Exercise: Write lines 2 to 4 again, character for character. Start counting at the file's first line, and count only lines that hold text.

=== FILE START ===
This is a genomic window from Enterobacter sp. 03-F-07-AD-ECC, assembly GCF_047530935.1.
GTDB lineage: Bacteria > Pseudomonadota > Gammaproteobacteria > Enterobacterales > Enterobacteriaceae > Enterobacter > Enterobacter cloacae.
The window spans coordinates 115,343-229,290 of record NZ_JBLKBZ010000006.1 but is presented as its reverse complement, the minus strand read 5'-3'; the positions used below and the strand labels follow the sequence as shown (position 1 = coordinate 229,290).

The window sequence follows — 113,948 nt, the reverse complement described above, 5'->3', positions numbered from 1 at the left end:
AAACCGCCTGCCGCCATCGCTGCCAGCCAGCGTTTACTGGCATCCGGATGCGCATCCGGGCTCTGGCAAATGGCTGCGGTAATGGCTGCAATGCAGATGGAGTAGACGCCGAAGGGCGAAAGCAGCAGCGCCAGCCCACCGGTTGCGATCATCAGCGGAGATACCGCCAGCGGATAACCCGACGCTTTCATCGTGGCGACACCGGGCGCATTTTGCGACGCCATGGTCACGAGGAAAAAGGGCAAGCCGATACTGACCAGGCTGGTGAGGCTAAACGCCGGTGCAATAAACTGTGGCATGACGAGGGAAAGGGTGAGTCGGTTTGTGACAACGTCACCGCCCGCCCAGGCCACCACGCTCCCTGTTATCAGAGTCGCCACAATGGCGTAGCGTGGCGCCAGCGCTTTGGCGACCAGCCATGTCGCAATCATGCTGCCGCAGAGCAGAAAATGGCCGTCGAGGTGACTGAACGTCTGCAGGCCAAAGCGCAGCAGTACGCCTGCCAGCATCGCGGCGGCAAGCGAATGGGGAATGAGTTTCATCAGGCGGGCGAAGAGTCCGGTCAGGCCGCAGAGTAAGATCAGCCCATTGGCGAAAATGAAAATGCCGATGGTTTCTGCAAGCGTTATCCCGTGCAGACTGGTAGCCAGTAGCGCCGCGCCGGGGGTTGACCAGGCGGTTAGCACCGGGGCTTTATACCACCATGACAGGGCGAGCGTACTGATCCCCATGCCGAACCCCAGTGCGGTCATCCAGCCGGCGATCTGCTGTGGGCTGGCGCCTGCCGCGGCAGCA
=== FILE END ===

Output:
GTDB lineage: Bacteria > Pseudomonadota > Gammaproteobacteria > Enterobacterales > Enterobacteriaceae > Enterobacter > Enterobacter cloacae.
The window spans coordinates 115,343-229,290 of record NZ_JBLKBZ010000006.1 but is presented as its reverse complement, the minus strand read 5'-3'; the positions used below and the strand labels follow the sequence as shown (position 1 = coordinate 229,290).

The window sequence follows — 113,948 nt, the reverse complement described above, 5'->3', positions numbered from 1 at the left end: